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dc.contributor.authorMacey, Jonathan
dc.contributor.authorMiller, Geoffrey
dc.date2021-11-25T13:34:18.000
dc.date.accessioned2021-11-26T11:36:29Z
dc.date.available2021-11-26T11:36:29Z
dc.date.issued1992-01-01T00:00:00-08:00
dc.identifierfss_papers/1648
dc.identifier.contextkey1761835
dc.identifier.urihttp://hdl.handle.net/20.500.13051/891
dc.description.abstractSeveral books have been written recently on the collapse of the banking industry in the United States. These books are enlightening to the extent they detail the economic problems facing the industry and propose constructive solutions for resolving the crisis. Unfortunately, the books fail to provide a convincing account of the cause of the current problems in the banking industry. Ultimately, the problems facing the American banking industry are political, not economic. Thus, solving the banking crisis will require meaningful change in the underlying political environment. While these books adequately explain how a rational regulatory system would deal with our current problems, they fail to explain why such a system does not exist.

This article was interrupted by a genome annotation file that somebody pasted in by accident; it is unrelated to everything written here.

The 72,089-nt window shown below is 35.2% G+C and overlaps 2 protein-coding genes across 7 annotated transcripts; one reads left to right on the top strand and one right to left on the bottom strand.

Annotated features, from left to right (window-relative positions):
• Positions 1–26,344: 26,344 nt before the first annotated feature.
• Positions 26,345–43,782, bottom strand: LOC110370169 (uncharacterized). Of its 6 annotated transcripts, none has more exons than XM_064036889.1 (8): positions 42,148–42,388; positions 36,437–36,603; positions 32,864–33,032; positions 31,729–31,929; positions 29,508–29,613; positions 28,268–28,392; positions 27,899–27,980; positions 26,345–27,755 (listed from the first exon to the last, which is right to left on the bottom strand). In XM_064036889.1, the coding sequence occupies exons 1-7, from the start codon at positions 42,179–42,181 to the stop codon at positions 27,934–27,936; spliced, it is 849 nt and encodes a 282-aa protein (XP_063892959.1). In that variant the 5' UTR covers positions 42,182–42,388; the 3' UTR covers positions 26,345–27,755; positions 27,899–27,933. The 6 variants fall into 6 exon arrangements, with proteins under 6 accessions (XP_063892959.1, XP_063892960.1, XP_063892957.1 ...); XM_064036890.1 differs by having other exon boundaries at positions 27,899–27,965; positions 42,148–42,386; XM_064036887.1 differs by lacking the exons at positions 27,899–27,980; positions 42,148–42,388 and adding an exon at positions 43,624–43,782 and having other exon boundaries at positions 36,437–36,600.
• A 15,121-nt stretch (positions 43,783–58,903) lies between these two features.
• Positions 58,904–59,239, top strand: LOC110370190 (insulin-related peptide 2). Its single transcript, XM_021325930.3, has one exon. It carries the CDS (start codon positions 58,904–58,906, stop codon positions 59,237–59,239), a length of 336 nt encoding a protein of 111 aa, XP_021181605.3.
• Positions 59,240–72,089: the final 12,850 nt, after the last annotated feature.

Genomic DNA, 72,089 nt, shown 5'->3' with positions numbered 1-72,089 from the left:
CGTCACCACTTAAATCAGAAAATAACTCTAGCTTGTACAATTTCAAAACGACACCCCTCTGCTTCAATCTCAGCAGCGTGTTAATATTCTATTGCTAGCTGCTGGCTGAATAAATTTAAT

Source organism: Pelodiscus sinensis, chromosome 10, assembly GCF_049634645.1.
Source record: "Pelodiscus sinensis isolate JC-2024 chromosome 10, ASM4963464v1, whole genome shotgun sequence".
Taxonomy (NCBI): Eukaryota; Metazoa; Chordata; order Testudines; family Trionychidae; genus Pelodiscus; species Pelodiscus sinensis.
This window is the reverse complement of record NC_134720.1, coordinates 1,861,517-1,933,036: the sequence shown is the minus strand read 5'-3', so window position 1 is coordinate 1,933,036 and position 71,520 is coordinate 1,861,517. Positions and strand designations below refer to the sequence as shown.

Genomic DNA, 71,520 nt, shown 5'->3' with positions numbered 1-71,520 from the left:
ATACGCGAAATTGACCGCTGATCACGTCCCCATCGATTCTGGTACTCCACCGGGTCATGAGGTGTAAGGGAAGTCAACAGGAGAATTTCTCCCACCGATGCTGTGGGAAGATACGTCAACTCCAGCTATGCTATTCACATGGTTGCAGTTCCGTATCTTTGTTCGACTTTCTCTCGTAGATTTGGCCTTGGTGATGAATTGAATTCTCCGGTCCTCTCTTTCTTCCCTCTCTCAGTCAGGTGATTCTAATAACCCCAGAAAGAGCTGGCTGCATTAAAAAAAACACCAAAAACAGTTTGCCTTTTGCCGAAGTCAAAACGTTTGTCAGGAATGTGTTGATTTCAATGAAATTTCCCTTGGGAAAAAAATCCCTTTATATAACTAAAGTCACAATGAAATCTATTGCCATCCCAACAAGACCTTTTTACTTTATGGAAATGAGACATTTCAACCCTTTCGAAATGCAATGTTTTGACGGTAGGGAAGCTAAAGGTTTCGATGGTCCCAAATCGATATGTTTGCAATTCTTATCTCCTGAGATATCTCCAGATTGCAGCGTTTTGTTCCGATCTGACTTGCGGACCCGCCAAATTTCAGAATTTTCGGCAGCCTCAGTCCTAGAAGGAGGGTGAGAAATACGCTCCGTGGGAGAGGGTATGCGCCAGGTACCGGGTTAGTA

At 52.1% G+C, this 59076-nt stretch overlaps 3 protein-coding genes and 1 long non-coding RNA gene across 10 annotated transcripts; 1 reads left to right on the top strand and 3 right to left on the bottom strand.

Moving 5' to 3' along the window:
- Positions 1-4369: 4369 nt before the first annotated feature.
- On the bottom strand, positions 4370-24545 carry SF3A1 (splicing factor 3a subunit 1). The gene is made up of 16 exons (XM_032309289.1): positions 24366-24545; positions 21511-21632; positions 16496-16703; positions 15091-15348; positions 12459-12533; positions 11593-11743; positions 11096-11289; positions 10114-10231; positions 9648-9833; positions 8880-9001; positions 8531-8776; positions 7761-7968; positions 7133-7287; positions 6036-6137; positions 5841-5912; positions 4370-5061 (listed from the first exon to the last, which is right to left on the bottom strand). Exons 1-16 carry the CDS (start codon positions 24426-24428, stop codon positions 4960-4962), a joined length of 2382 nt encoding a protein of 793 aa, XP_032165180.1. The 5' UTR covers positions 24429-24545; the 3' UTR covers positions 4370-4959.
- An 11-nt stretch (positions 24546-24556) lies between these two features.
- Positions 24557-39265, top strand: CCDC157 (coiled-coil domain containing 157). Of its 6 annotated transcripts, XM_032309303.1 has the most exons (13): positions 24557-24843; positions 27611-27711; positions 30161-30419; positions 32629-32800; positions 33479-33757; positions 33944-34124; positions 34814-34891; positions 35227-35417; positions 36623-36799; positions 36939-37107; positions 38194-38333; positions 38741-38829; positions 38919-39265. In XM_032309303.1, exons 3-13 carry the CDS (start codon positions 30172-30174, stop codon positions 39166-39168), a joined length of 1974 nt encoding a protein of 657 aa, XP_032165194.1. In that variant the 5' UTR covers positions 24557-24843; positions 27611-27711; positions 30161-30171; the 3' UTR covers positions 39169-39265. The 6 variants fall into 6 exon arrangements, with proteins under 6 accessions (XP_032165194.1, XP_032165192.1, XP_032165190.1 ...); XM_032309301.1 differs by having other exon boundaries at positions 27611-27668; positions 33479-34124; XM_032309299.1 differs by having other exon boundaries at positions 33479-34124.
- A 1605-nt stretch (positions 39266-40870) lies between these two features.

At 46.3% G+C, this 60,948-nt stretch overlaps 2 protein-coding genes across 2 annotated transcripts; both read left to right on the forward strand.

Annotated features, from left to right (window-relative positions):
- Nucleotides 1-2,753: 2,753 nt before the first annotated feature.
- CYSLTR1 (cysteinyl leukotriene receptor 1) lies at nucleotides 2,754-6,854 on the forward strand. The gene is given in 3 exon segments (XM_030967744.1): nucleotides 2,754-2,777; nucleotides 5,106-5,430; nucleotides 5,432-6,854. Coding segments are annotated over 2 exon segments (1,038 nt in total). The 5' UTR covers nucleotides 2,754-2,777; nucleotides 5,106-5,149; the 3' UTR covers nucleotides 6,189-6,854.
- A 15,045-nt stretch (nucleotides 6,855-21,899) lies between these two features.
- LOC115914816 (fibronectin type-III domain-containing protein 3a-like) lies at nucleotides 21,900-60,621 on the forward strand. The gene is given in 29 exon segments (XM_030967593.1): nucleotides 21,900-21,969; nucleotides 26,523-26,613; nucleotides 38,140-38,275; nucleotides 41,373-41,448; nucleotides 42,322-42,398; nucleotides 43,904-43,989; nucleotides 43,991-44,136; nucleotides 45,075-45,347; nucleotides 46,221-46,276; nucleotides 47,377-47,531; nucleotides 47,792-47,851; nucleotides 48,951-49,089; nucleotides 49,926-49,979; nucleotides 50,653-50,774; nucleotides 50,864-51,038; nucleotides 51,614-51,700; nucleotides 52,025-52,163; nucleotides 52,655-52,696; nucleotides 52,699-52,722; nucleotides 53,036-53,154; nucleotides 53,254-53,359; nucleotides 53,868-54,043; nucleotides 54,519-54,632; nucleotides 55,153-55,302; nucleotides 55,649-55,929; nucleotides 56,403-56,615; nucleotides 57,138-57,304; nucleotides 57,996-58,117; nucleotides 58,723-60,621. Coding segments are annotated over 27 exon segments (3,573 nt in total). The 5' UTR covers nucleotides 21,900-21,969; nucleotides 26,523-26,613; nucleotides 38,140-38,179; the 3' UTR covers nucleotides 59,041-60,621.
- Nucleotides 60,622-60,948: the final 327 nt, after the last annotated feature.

dc.titleBank Failure: The Politicization of a Social Problem
dc.source.journaltitleFaculty Scholarship Series
refterms.dateFOA2021-11-26T11:36:29Z
dc.identifier.legacycoverpagehttps://digitalcommons.law.yale.edu/fss_papers/1648
dc.identifier.legacyfulltexthttps://digitalcommons.law.yale.edu/cgi/viewcontent.cgi?article=2667&context=fss_papers&unstamped=1


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